Here are some very efficient learning strategies that we have gathered for you (as well as some that you should avoid…):
- Explain the reading material to yourselves or to a friend – instead of summarizing the text, jot down the main questions that arise from each section and try to quiz yourselves
- Summarize the key points of each lesson – do this preferably during a taped class and focus on understanding the main points and the connection between them. For additional tips, watch this short film here.
- Test yourself – Practice answering questions, including simple knowledge questions, comprehension questions and practice questions. If you don’t know the answer, try to provide a partial answer before you look up the full answer.
- Space out the practice sessions – Practicing the material too often and too much is only effective in the short-run, whereas longer intervals between these sessions are very effective, also in the long-term. Well-spaced learning enables you to study less and succeed more, but requires advanced planning. Here is a short film where you can learn how to accomplish this using index cards or an app.
- Don’t practice the material when it is in front of you. This is an easy way to study but doesn’t really work.
- Don’t review the material only by reading.
- Don’t summarize the material when it is in front of you.
- Don’t review the material by marking and highlighting the text.
- Don’t study by going over problems that have already been solved (or tests that have already been corrected).
- Breaks and sleep
- It’s important to take breaks while studying, in order to ‘charge your batteries’ and change your environment.
- Physical exercise is a great activity during a study break.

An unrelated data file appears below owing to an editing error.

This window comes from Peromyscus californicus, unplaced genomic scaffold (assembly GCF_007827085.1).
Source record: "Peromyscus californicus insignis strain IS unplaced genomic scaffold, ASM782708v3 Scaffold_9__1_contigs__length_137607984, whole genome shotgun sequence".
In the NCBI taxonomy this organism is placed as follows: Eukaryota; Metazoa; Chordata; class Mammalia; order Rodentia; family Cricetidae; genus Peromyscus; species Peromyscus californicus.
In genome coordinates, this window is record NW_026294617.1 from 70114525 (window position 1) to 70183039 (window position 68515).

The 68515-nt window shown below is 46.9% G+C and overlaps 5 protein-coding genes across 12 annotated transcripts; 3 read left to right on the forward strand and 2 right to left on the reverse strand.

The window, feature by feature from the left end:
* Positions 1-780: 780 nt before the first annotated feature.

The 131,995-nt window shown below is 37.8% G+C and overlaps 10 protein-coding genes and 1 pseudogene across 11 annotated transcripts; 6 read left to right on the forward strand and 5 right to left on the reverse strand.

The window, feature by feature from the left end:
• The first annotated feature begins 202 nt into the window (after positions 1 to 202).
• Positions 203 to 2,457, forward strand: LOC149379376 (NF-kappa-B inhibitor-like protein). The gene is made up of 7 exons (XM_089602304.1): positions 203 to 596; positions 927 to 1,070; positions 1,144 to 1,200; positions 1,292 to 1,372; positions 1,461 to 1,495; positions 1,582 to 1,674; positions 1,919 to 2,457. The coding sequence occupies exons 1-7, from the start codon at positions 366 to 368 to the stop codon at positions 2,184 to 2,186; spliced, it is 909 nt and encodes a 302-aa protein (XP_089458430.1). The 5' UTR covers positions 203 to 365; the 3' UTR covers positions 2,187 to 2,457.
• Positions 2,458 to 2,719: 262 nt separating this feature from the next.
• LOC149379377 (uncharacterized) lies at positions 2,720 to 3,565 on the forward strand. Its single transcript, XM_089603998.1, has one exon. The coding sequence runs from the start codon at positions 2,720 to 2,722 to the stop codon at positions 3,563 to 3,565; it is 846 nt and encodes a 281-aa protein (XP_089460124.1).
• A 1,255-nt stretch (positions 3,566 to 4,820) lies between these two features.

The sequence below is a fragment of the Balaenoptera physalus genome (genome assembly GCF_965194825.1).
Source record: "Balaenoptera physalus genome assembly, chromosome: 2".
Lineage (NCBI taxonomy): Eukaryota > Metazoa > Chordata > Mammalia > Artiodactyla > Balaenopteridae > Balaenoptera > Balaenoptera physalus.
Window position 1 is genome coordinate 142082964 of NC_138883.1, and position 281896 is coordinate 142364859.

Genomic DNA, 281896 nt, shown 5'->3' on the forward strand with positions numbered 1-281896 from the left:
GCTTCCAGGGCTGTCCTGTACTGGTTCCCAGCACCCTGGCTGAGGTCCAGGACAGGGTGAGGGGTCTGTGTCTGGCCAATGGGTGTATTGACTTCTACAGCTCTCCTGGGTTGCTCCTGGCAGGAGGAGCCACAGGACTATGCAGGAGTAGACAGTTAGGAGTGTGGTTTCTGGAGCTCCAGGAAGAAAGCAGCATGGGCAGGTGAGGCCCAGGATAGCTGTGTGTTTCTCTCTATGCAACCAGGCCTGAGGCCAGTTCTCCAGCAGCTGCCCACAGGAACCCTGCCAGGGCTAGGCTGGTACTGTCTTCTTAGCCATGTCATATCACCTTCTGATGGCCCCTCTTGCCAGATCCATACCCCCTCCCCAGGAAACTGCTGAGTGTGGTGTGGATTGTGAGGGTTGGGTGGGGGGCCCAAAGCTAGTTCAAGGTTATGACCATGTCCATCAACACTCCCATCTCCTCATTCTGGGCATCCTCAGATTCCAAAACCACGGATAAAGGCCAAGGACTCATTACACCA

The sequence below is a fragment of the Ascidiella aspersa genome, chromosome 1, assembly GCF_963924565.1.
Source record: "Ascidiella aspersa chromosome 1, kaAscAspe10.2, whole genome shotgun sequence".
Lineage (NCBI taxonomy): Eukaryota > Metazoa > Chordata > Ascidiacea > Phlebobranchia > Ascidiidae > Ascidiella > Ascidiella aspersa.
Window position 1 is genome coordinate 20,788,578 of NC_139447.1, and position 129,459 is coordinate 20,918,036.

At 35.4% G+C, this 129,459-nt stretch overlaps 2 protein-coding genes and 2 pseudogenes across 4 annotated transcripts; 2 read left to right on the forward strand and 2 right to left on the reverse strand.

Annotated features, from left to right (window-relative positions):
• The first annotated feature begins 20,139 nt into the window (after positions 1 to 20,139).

- Make sure you sleep enough. Lack of sleep harms your emotional balance, your ability to concentrate and your ability to study and remember.
In conclusion: The secret to success is to plan your time and your studying in a way that enables you to space out your studies; test yourself in order to check for problems and fix them; take breaks and sleep enough. Set goals that are attainable, invest efforts but don’t exhaust yourself, ask friends, help friends, make sure you know whom you can turn to for help and don’t hesitate to do so.
Recommended clips and blogs:
Tips for University Students Studying Online at Home: Times Higher Education
My #1 Method for Stopping Procrastination [YouTube]
How to Study Effectively for School or College [Top 6 Science-Based Study Skills] [YouTube]
The Most Powerful Way to Remember What You Study [YouTube]
How to Take Notes in Class: The 5 Best Methods [YouTube]
12 Tips to Crush Your Final Exams [Blog]
How to Choose the Right Way to Study for You: Advice for Students [Blog]
Exams and grades
Here are current directives relevant to course requirements and exams:
- All classes are taped and the recordings of each course are available to all students registered in that course until the end of the exam period.
- The professors and teaching staff are asked to take into consideration as much as possible the challenges of distance learning as far as the exam requirements are concerned.
- Students who need to repeat a course that they failed during the pandemic will be eligible for a tuition exemption for that course (the exemption is automatic for one course; requests for exemption for a 2nd course will be handled on a case-by-case basis).
- Deadlines for submitting papers for seminars and Master’s theses have been extended (by several months for seminars and by one semester for theses, until the end of the semester break following the fifth semester of the degree) and no additional tuition will be charged.
- Research students in experimental science receive an across-the-board three-month extension on their deadlines. The Authority for Research Students will consider individual requests for extensions for all research students.